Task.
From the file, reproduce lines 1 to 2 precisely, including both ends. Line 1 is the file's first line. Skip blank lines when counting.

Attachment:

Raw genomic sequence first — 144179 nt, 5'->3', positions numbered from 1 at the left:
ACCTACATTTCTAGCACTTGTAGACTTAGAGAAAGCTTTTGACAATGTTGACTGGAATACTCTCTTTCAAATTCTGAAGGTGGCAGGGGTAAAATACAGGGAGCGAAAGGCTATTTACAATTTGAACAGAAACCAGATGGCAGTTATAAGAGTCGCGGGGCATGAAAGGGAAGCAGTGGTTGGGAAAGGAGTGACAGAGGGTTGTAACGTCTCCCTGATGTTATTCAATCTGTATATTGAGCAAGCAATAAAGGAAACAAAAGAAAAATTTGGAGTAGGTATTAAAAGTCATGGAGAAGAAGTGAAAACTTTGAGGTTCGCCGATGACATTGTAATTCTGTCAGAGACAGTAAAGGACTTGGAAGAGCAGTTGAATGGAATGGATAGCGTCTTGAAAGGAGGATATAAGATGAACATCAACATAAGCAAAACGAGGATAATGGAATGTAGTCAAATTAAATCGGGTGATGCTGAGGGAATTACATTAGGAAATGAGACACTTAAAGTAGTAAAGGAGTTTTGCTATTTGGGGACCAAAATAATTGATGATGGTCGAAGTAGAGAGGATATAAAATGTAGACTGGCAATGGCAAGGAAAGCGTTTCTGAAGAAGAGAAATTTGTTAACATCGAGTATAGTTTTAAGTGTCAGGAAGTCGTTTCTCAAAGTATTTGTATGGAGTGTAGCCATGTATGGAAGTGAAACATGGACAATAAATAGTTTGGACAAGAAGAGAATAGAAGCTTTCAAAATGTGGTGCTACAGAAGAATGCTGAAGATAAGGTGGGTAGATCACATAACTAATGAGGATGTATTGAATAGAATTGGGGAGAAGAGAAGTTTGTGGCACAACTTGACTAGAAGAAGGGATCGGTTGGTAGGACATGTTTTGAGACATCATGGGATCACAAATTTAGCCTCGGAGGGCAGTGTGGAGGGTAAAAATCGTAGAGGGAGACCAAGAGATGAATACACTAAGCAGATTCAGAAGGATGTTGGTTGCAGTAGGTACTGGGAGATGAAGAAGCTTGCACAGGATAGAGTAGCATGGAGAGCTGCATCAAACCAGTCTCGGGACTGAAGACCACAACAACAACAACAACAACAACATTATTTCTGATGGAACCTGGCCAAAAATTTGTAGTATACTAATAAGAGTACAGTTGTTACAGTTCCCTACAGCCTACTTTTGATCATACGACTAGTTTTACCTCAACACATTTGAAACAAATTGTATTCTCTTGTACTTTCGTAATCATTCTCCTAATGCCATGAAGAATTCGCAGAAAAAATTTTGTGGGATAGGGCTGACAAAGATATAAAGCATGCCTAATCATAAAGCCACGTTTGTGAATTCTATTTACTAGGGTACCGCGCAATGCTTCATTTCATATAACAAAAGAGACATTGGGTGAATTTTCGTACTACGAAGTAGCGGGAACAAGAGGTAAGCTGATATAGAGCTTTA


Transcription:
Raw genomic sequence first — 144179 nt, 5'->3', positions numbered from 1 at the left:
ACCTACATTTCTAGCACTTGTAGACTTAGAGAAAGCTTTTGACAATGTTGACTGGAATACTCTCTTTCAAATTCTGAAGGTGGCAGGGGTAAAATACAGGGAGCGAAAGGCTATTTACAATTTGAACAGAAACCAGATGGCAGTTATAAGAGTCGCGGGGCATGAAAGGGAAGCAGTGGTTGGGAAAGGAGTGACAGAGGGTTGTAACGTCTCCCTGATGTTATTCAATCTGTATATTGAGCAAGCAATAAAGGAAACAAAAGAAAAATTTGGAGTAGGTATTAAAAGTCATGGAGAAGAAGTGAAAACTTTGAGGTTCGCCGATGACATTGTAATTCTGTCAGAGACAGTAAAGGACTTGGAAGAGCAGTTGAATGGAATGGATAGCGTCTTGAAAGGAGGATATAAGATGAACATCAACATAAGCAAAACGAGGATAATGGAATGTAGTCAAATTAAATCGGGTGATGCTGAGGGAATTACATTAGGAAATGAGACACTTAAAGTAGTAAAGGAGTTTTGCTATTTGGGGACCAAAATAATTGATGATGGTCGAAGTAGAGAGGATATAAAATGTAGACTGGCAATGGCAAGGAAAGCGTTTCTGAAGAAGAGAAATTTGTTAACATCGAGTATAGTTTTAAGTGTCAGGAAGTCGTTTCTCAAAGTATTTGTATGGAGTGTAGCCATGTATGGAAGTGAAACATGGACAATAAATAGTTTGGACAAGAAGAGAATAGAAGCTTTCAAAATGTGGTGCTACAGAAGAATGCTGAAGATAAGGTGGGTAGATCACATAACTAATGAGGATGTATTGAATAGAATTGGGGAGAAGAGAAGTTTGTGGCACAACTTGACTAGAAGAAGGGATCGGTTGGTAGGACATGTTTTGAGACATCATGGGATCACAAATTTAGCCTCGGAGGGCAGTGTGGAGGGTAAAAATCGTAGAGGGAGACCAAGAGATGAATACACTAAGCAGATTCAGAAGGATGTTGGTTGCAGTAGGTACTGGGAGATGAAGAAGCTTGCACAGGATAGAGTAGCATGGAGAGCTGCATCAAACCAGTCTCGGGACTGAAGACCACAACAACAACAACAACAACAACATTATTTCTGATGGAACCTGGCCAAAAATTTGTAGTATACTAATAAGAGTACAGTTGTTACAGTTCCCTACAGCCTACTTTTGATCATACGACTAGTTTTACCTCAACACATTTGAAACAAATTGTATTCTCTTGTACTTTCGTAATCATTCTCCTAATGCCATGAAGAATTCGCAGAAAAAATTTTGTGGGATAGGGCTGACAAAGATATAAAGCATGCCTAATCATAAAGCCACGTTTGTGAATTCTATTTACTAGGGTACCGCGCAATGCTTCATTTCATATAACAAAAGAGACATTGGGTGAATTTTCGTACTACGAAGTAGCGGGAACAAGAGGTAAGCTGATATAGAGCTTTA